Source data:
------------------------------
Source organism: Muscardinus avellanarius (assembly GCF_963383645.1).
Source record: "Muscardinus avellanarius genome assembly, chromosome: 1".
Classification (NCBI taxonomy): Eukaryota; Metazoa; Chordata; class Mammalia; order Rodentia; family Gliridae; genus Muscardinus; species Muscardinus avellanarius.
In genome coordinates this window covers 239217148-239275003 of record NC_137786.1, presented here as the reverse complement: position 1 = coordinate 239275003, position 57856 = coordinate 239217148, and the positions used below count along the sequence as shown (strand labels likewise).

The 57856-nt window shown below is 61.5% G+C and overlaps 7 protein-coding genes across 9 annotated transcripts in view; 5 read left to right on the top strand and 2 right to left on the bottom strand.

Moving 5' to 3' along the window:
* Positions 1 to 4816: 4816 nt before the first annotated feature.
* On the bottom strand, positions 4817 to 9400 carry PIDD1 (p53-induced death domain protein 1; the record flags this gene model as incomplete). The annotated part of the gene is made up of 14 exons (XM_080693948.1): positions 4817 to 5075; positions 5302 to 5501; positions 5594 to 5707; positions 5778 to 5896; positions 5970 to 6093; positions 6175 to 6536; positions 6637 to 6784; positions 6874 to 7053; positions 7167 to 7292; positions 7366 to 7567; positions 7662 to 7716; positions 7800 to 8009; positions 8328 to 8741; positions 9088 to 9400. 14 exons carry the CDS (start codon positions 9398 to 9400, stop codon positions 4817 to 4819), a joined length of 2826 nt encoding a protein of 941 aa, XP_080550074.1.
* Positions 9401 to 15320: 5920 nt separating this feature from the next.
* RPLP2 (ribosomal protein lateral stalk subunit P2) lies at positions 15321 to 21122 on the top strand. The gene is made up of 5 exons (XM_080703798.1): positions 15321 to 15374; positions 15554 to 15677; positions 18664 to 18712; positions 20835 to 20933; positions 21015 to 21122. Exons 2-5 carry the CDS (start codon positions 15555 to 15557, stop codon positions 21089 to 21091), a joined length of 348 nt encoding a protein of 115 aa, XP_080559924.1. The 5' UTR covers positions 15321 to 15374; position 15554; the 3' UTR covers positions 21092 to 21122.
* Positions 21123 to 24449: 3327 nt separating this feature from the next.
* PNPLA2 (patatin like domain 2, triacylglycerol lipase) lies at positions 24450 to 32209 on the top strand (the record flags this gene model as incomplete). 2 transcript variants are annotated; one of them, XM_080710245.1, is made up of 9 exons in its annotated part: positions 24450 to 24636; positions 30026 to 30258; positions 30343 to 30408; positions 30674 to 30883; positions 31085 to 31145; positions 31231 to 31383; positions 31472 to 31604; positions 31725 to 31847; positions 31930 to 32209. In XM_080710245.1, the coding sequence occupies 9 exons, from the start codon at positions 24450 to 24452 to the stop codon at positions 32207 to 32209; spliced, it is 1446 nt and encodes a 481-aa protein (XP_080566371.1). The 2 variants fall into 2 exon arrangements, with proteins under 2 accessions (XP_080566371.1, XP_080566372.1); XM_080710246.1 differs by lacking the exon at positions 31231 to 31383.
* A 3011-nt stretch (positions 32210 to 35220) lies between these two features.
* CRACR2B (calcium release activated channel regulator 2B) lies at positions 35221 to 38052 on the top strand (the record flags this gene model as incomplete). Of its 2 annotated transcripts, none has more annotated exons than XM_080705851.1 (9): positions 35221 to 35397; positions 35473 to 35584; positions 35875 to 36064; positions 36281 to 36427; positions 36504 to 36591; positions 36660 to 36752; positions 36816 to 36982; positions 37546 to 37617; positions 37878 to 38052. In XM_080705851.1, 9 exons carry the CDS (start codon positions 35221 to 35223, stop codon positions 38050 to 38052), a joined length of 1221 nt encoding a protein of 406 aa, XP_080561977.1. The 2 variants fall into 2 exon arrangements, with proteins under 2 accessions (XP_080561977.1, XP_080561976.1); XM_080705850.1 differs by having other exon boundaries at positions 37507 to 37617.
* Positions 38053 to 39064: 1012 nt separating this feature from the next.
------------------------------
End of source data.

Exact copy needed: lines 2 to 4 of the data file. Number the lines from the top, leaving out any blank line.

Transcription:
Source record: "Muscardinus avellanarius genome assembly, chromosome: 1".
Classification (NCBI taxonomy): Eukaryota; Metazoa; Chordata; class Mammalia; order Rodentia; family Gliridae; genus Muscardinus; species Muscardinus avellanarius.
In genome coordinates this window covers 239217148-239275003 of record NC_137786.1, presented here as the reverse complement: position 1 = coordinate 239275003, position 57856 = coordinate 239217148, and the positions used below count along the sequence as shown (strand labels likewise).